Wednesday, August 12, 2015

Cinnamon Tree at the Hunt Valley Inn

When Baltimoreans of a certain age hear the words "Cinnamon Tree," they think of brunch. At least we do. The Cinnamon Tree restaurant at the Hunt Valley Inn, once famous for its lavish brunch, has been around forever, still is. Marriott no longer owns the facility; new owners, the Laurus Company, have turned the hotel into a Wyndham Grand and sunk some serious money into renovating the entire place.

Northern Baltimore County is horse country, so of course there's a horse theme at play in the decor. It's pretty subtle though - no hunter greens or plaids to be seen anywhere. Instead, the hotel is decorated in soothing neutrals, lots of browns, grays, black, and white, with a horse sculpture here and there. The Cinnamon Tree, too, is done up in neutral shades, with interesting lamps and chandeliers to catch the eye. We appreciate the carpet and padded seats, which will absorb the noise that 100+ people eating brunch can make.

While that signature brunch is held on both Saturday and Sunday, we came in for dinner one evening. We started the meal with two of their race-themed cocktails, the whisky-based Belmont and the vodka-based Black-Eyed Susan (official drink of the Preakness!). Mr Minx had originally ordered a Mint Julep, but the bar had run out of mint. Partway through our meal, mint had been obtained and two juleps were brought to our table. All three drinks were generously sized and quite tasty.

We started off our meal with a creamy she-crab soup with a pronounced sherry flavor and a decent amount of crab lumps. Think cream of crab, but without that soup's normal overly-thick quality.

We also tried the crab and corn fondue, which while thicker than a fondue and meant to be a spread rather than a dip, it had the customary Swiss cheese flavors, but with crab and corn added. Both the soup and fondue came with crusty garlic crostini, which were also delicious on their own.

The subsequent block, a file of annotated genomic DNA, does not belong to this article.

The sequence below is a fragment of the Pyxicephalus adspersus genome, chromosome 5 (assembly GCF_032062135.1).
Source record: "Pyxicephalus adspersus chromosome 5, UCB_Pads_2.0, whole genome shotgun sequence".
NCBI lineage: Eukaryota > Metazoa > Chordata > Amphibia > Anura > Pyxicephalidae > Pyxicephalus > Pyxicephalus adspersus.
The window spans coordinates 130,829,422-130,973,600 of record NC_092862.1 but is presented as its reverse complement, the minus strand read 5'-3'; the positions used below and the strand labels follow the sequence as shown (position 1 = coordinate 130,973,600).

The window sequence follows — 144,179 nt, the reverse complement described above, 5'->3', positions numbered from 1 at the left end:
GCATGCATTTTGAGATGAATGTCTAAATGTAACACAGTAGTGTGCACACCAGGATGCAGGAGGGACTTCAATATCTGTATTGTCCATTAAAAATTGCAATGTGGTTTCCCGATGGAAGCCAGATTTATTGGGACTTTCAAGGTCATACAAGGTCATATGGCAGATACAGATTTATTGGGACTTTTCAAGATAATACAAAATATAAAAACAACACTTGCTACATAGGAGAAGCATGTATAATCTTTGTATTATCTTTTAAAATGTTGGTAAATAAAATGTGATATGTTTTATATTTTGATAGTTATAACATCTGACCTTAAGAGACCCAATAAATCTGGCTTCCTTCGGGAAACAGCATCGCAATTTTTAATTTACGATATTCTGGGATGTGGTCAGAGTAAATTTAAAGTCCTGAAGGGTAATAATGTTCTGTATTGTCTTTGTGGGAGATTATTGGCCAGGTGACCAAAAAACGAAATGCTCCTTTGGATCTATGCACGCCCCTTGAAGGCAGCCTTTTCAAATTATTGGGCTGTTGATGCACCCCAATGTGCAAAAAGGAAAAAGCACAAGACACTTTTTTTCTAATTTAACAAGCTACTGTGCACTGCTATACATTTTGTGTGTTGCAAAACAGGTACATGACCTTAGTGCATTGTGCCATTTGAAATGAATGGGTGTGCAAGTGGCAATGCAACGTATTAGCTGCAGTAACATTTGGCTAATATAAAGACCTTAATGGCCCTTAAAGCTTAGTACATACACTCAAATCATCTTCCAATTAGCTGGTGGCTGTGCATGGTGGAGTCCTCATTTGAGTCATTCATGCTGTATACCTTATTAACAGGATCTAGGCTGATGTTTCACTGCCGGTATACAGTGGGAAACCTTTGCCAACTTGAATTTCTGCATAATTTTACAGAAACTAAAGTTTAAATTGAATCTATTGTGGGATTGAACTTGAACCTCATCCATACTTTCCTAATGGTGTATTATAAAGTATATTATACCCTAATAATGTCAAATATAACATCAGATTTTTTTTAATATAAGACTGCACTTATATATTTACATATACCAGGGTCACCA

We shared a classic wedge salad, which was light and refreshing with just the right amounts of bleu cheese dressing and bacon bits.

For our entrees, Mr Minx enjoyed the beef short ribs in a rich cabernet sauce...

...while I had the crab cakes with bearnaise sauce. Both dishes came with a slab of what the menu calls au gratin potatoes, but is actually a very rich potato pavé loaded with cream and butter, and sauteed asparagus and grape tomatoes.

We were quite full, but couldn't turn down the desserts that chef Patrick D'Costa himself brought to the table: a creamy almond cheesecake with a sturdy butterscotch-flavored crust, and a rich key lime pie. Both made in house, both delicious, both taken home in doggie bags to be enjoyed when we had some room to appreciate them.

It's nice to see an old classic being reborn like the Cinnamon Tree. Even the famed cinnamon tree sculpture itself, once a fixture of the dining room, will be given new life in the form of a waterproofing treatment and a new home in the courtyard of the hotel, visible through the restaurant's large windows.

Other dining establishments at the Hunt Valley Inn include the Polo Bar, on the other side of the lobby from the Cinnamon Tree. This cozy bar serves tapas like flatbreads and empanadas. Cafe 245 offers Starbucks coffee and light bites like pastries, sandwiches, and salads. And later in the year the Black Horse Pub will open, serving casual fare.

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